Krauze is often invited to cooperate with foreign cultural institutions. Nearly all of his compositions are commissioned. His most important partners are: the Ministries of Culture of Poland and France, Austrian Radio, Westdeutscher Rundfunk in Cologne, Südwestrundfunk Radio in Baden-Baden, the Gulbenkian Foundation in Lisbon, Suntory Limited in Tokyo, the National Theater in Mannheim, Radio France and Polskie Radio. Zygmunt Krauze's compositions have been performed at numerous music festivals both in Poland and abroad, as well as in renowned concert halls, such as Wiener Konzerthaus, Concertgebouw in Amsterdam, Bellas Artes in Mexico City, Palais de Festival in Cannes and Beethovenshalle in Bonn. Many of his compositions have been recorded and released on records of Polskie Nagrania, DUX, ORF, Nonesuch, Thesis, Musical Observations (CP2), Collins Classics, Warner Classics, Recommended Records and EMI.
Krauze’s composition studies were completed under the supervision of Kazimierz Sikorski and his piano studies were supervised by Maria Wiłkomirska at the PWSM (Higher State School of Music) in Warsaw. He obtained a French governmental scholarship and worked under the supervision of Nadia Boulanger. Soon after, he began sharing his knowledge with young students of composition and has done so until today. Since 1965 he has been conducting seminars and composition courses in Darmstadt, Basel, Paris, Tokyo, Stockholm, Jerusalem, Beijing, Hong Kong and at universities in the USA: Indiana University at Bloomington and the University of California in Santa Barbara. During 1973-1974 he worked in Berlin as an artist-in-residence invited by the Deutscher Akademischer Austauschdienst. In 1981, he was a Visiting Professor at Yale University in New Haven and in 1996 he received the title of Eminent Corresponding Professor in Keimyung University in Daegu, South Korea. In 2002, he was appointed as a Professor of Composition at the Academy of Music in Łódź and from 2006 he has been lecturing at the Fryderyk Chopin University of Music in Warsaw. In May 2013 Krauze was awarded the degree of Doctor honoris causa of National Music University in Bucharest.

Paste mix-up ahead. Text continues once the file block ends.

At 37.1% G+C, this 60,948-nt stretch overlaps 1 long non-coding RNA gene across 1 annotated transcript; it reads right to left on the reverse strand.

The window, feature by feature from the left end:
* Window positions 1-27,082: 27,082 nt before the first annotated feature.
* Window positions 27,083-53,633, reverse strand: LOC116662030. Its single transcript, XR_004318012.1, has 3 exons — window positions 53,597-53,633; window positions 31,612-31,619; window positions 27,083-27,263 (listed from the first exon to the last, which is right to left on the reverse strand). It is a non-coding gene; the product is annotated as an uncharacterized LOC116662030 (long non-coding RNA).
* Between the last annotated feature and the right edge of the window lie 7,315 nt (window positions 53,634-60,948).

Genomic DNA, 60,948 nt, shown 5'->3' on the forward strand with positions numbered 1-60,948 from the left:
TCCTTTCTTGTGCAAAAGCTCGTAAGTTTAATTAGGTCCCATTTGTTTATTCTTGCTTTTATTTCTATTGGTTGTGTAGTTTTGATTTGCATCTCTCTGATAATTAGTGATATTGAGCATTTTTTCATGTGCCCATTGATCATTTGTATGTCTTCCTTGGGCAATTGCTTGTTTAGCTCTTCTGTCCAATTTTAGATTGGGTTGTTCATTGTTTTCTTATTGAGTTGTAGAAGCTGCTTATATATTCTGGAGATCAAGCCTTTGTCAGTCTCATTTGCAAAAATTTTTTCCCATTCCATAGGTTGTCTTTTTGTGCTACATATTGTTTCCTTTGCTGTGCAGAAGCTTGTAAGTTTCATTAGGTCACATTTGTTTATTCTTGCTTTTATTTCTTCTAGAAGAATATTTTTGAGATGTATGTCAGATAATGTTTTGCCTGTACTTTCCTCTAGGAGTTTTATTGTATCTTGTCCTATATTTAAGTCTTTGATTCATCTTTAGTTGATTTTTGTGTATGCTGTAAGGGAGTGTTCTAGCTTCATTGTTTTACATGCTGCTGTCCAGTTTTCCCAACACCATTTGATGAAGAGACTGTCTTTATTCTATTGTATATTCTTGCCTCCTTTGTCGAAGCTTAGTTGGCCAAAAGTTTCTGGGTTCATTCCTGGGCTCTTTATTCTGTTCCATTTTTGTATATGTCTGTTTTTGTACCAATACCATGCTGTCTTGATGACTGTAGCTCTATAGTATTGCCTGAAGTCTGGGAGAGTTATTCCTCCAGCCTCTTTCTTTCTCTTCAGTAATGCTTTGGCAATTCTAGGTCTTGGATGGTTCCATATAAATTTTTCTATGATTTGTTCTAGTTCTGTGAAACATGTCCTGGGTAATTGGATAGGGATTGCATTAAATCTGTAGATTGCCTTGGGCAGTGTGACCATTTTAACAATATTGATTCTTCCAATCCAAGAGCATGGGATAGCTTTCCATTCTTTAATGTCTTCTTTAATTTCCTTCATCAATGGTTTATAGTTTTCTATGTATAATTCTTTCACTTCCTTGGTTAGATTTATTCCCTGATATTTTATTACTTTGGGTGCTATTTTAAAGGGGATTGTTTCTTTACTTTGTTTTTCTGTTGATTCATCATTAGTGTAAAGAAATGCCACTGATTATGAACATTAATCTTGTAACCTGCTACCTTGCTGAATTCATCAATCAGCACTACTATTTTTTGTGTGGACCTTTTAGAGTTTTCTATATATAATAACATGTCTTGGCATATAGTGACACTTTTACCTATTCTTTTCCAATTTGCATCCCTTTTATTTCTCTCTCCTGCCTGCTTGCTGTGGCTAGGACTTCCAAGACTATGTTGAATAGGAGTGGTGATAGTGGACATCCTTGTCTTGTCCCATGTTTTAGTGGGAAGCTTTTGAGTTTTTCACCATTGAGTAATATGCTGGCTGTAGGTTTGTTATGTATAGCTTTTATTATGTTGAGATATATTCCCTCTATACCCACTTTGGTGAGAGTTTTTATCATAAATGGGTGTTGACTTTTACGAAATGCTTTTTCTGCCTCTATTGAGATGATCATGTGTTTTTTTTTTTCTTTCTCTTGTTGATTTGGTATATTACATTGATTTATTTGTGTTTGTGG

In 1966 Zygmunt Krauze received First Prize at the Gaudeamus International Interpreters Competition (in the Netherlands) for performers of contemporary music. Since then he has performed at many of the most important stages of the world. He has been working with such conductors as Gary Bertini, Jan Krenz, Leif Segerstam, Kazimierz Kord, Kazuyoshi Akiyama, Ernest Bour, Hans Zender, Peter Eötvös, Antoni Wit and Luca Pfaff. In 1967, he founded his ensemble Warsztat Muzyczny (Music Workshop), which he directed for 25 years. The ensemble commissioned over 100 compositions that were created by renowned composers from around the world, including: Louis Andriessen, Morton Feldman, Michael Nyman, Per Nørgård, Mauricio Kagel, Henryk Górecki, Wojciech Kilar, Kazimierz Serocki and Witold Szalonek. Krauze was one of the first composers in Poland to employ new performance forms, for example, musical space compositions (installations). He collaborated with architects: Teresa Kelm in the Contemporary Gallery in Warsaw (1968, 1970), with Wiesław Nowak and Jan Muniak in Metz (1987) and in the Museum of Contemporary Art in Łódź, as well as in the natural setting of the Eggenberg Castle in Graz (1974) and the Rohan Palace in Strasburg.
Krauze's activity as an organiser of musical events began in 1970 when he became a member of the Repertoire Committee of the Warsaw Autumn Festival. He held this position for 11 years. In 1980, his efforts led to the revival of the Polish Society for Contemporary Music and he was its president for the next two decades. At the invitation of Pierre Boulez in 1982, he became an artistic advisor at the Institut de Recherche de Coordination Acoustique/Musique (IRCAM). In 1983-84 he hosted weekly music programs at Radio France Musique. The Polish musical community honoured Krauze with an award of the Polish Composers' Union (1998), twice he received the award of the Ministry of Culture (1989, 2005) and a "Gloria Artis" golden medal. He was one of the founding members of the Witold Lutosławski Society and for one term held the position of its president. For 13 years he has been the artistic director of the Music Gardens Foundation, which every year organises a monthlong Music Gardens Summer Festival at the Royal Castle in Warsaw. He is regularly invited to be a judge in international composition competitions throughout the world.